Read the following two arguments about the Buddhist response to challenges from secularisation and decide which one is a good example and which one is a poor example. Give reasons to justify your decision, particularly in relation to the use of quotations, references to scholars and the style of reasoning. Then, click on each one to see comments and compare them with your own comments.

Buddhism itself is secular and so faces no challenge from secularisation.

Develop the basic argument below by using any relevant quotes/references to scholars that are listed. You may also use your own. It should not be assumed that all are relevant or required. Then, compare with other people in the class and discuss any differences while assessing the justification given for those differences. Don’t forget to also consider the different styles of evaluation that we have already examined and what you have learned elsewhere in the activities.

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Is Buddhism a religion?

Some would argue that the earliest forms of Buddhism were not religious because they were non-theistic and in addition, some forms of Buddhism, particularly Theravada, still appear to be non-theistic.

Another view is to argue that there is nothing for Buddhism to defend since Buddhism never was, and has never been a ‘religion’ in the sense that the word is commonly understood. The key feature of the teaching of the Buddha and of Buddhism is that from the outset it separated itself from Brahmanism by rejecting belief in Brahman as the eternal and unchangeable constant reality.

However, when the Dalai Lama encountered a series of unfortunate events, it was believed that an evil demon was on the loose and thus monks specializing in exorcism arrived to exorcise the demon and it was ‘sealed with vajras and buried deep in the earth.’ This is clearly a religious interpretation of events.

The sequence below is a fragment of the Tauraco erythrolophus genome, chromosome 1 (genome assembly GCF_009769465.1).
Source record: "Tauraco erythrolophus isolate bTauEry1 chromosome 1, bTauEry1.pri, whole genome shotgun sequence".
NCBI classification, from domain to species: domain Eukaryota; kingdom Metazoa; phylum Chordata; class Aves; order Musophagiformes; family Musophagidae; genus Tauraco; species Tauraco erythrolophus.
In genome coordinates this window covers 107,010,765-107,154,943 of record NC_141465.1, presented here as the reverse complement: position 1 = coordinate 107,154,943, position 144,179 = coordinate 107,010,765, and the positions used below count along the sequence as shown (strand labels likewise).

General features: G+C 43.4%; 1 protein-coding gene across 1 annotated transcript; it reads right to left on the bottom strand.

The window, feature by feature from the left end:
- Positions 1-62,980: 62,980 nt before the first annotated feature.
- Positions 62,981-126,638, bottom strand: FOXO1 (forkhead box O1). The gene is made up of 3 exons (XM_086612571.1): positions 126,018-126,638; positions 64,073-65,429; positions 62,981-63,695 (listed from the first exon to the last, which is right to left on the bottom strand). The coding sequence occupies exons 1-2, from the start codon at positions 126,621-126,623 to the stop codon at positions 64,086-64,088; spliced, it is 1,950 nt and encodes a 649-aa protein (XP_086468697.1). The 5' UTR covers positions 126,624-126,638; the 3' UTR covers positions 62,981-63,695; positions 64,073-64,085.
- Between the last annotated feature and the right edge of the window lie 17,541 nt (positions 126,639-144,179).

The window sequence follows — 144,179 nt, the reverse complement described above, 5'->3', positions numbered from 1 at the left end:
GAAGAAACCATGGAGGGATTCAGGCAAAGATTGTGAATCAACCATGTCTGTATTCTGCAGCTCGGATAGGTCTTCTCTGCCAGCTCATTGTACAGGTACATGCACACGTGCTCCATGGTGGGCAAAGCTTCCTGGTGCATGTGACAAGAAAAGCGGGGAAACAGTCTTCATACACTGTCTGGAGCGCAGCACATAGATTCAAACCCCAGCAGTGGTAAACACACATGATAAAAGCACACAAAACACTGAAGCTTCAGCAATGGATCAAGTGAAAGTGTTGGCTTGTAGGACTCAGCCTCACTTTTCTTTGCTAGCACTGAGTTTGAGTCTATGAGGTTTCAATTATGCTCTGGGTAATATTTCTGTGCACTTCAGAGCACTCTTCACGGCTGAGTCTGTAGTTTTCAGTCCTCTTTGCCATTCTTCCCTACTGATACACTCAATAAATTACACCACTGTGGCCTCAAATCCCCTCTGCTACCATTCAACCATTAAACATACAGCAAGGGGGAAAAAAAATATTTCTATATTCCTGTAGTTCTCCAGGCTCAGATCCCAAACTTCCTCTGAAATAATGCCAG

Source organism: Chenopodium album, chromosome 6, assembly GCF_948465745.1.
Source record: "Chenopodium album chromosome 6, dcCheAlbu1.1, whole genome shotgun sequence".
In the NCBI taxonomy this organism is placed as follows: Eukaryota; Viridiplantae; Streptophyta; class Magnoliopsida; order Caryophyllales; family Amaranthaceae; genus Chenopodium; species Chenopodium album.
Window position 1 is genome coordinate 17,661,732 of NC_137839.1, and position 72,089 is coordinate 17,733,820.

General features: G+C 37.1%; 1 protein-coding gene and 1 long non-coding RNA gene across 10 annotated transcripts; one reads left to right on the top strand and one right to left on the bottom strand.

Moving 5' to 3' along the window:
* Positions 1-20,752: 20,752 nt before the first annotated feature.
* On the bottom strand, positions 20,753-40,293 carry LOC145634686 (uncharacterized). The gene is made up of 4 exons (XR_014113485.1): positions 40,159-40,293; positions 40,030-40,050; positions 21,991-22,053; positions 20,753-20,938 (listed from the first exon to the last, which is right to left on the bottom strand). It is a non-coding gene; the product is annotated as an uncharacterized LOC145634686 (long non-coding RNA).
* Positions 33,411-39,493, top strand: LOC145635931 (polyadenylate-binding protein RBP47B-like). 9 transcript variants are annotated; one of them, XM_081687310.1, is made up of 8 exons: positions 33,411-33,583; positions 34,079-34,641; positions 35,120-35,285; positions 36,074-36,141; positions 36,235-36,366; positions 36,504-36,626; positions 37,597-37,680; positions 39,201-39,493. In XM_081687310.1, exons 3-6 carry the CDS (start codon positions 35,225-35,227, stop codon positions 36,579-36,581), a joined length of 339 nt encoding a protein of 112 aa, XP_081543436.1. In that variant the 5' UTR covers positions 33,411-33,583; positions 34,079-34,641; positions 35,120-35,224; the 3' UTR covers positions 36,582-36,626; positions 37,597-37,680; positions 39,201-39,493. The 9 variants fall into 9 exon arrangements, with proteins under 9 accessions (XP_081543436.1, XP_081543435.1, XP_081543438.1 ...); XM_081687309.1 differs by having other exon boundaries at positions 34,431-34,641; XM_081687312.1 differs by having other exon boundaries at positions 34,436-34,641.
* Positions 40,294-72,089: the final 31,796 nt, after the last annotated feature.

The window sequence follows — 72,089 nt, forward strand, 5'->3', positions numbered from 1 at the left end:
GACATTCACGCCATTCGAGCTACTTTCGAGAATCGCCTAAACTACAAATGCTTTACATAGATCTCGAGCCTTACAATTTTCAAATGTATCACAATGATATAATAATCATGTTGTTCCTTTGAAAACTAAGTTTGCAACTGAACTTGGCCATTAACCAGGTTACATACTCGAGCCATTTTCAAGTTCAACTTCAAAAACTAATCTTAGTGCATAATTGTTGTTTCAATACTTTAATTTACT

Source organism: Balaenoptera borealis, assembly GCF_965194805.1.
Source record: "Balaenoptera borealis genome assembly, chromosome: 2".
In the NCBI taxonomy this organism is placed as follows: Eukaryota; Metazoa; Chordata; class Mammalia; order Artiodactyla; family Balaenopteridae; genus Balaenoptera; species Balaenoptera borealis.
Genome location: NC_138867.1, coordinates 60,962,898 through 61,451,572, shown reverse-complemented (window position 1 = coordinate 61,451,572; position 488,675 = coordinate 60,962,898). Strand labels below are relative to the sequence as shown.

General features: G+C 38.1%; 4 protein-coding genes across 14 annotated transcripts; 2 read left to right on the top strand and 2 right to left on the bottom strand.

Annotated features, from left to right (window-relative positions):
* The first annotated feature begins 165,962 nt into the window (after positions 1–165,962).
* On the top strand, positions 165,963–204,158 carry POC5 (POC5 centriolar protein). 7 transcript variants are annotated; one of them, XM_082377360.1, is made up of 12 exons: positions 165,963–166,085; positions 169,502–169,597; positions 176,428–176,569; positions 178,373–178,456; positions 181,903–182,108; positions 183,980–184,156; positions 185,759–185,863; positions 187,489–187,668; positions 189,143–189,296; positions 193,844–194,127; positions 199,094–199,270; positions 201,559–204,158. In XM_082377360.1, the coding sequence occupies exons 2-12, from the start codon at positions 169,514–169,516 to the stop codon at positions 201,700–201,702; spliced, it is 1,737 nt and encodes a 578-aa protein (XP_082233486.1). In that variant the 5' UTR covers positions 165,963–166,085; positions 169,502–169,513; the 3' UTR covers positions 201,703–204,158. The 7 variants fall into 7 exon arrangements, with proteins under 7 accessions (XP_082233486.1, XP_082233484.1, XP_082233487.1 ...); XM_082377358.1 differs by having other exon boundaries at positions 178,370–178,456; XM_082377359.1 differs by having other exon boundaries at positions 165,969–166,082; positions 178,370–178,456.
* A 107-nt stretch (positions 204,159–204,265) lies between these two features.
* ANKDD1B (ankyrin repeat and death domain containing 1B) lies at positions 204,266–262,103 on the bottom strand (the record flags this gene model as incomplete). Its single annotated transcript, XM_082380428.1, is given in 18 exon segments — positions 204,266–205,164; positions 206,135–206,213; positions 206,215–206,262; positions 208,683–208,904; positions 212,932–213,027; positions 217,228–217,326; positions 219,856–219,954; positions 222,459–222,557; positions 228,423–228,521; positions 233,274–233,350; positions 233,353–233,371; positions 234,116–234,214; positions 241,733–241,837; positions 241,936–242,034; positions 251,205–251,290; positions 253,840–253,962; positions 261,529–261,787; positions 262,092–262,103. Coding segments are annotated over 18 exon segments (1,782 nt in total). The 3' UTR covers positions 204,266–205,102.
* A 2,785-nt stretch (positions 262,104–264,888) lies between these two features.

David Brazier also suggests that Buddhism is ‘the way that we creatures of this relative, conditional world relate to the absolute: to the unconditional, unborn, undying, that we cannot help intuiting.’ One of the titles of the Buddha is Lokavid. The term means ‘knower of the world’ and Brazier suggests that this is entirely apt because the Buddha could see the two realms.

Ultimately, in the discussion of Buddhism as a religion, everything depends on the person who is discussing it and what they want to see.

One way of understanding why this might be so is the tension between the academic who studies the religion from the outside and the believer who follows the religion from within.

This is one way of understanding what Buddhism is. Buddhism is awakening to these two domains. (David Brazier)

The ultimately empirical and the ultimately noumenal are not graspable with words, but they are real intuitions of great moment to our actual lives. Life is lived in the in-between. In that in-between, out of the metaphysical we crystallise ideals, values, and motives. (David Brazier)

I have a feeling that Buddhism should be included in, rather than excluded from, any survey of religions, for if it is not a religion, then what is it? (Trevor Ling)

Most Buddhists throughout Asia are and always have been polytheists. They believe in the existence of a range of spirits and gods whose worlds intersect with our own. These entities do not have a merely symbolic existence; they are real beings with consciousness, autonomy and agency, who can grant favours if pleased and wreak havoc if offended. (Stephen Batchelor)

Looking at a Buddhist text, the Westerner seems not to notice the references to rebirth, to conversations with deities, to supernatural occurrences, to faith, to past aeons, to celestial Buddhas, and to anything else that does not fit into the modernist paradigm. (Brazier)